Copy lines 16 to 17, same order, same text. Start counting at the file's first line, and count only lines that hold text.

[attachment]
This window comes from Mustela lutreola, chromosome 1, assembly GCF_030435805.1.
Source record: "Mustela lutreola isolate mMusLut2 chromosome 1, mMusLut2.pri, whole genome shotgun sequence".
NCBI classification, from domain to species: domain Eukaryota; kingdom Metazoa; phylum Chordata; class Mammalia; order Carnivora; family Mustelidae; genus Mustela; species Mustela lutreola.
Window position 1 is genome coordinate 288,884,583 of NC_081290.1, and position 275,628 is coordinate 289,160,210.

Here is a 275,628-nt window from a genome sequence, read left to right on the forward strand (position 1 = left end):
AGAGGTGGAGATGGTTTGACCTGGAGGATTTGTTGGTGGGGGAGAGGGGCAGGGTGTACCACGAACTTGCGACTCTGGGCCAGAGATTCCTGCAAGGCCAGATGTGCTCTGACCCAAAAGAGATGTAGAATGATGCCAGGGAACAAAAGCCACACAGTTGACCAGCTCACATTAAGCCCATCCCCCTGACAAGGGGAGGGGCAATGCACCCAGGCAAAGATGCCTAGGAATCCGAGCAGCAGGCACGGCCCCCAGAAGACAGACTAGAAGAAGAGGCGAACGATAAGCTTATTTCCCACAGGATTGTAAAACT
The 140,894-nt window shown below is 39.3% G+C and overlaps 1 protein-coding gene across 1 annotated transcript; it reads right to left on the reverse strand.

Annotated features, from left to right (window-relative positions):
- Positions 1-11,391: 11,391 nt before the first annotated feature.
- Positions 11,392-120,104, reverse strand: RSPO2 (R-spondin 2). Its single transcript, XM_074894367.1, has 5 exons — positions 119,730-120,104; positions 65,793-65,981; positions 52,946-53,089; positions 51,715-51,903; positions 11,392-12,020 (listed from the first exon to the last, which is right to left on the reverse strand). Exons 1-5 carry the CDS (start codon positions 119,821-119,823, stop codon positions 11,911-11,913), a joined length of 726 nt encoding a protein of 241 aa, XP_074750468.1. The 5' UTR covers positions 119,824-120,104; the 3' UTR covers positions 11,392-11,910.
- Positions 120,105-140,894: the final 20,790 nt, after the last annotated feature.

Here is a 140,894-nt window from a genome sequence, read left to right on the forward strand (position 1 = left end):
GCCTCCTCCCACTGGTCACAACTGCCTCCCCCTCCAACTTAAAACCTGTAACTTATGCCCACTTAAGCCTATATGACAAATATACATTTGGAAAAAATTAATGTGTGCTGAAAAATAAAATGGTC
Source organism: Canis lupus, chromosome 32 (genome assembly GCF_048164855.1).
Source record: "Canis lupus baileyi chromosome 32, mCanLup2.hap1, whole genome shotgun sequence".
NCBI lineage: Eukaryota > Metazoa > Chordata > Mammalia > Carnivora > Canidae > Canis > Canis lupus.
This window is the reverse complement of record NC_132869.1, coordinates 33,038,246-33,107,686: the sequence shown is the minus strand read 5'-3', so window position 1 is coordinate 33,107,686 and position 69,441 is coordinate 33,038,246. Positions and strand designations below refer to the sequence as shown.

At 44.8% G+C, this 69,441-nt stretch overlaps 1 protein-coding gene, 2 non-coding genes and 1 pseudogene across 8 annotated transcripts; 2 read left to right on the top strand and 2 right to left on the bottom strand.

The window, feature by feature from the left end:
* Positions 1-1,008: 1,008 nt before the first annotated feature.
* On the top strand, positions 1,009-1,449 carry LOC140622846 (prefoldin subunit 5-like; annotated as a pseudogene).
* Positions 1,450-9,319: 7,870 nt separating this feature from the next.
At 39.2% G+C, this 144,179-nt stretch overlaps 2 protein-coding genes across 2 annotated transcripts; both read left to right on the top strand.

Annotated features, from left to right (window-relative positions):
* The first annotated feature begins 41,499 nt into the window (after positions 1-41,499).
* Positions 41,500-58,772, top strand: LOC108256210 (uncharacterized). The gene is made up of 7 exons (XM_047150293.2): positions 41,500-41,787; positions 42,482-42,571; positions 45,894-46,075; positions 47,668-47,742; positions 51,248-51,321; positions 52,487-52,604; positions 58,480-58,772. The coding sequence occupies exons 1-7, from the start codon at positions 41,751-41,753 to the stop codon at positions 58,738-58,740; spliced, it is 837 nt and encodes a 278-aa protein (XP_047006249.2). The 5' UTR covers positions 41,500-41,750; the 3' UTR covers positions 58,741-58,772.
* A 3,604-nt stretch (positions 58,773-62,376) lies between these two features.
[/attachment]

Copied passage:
NCBI lineage: Eukaryota > Metazoa > Chordata > Mammalia > Carnivora > Canidae > Canis > Canis lupus.
This window is the reverse complement of record NC_132869.1, coordinates 33,038,246-33,107,686: the sequence shown is the minus strand read 5'-3', so window position 1 is coordinate 33,107,686 and position 69,441 is coordinate 33,038,246. Positions and strand designations below refer to the sequence as shown.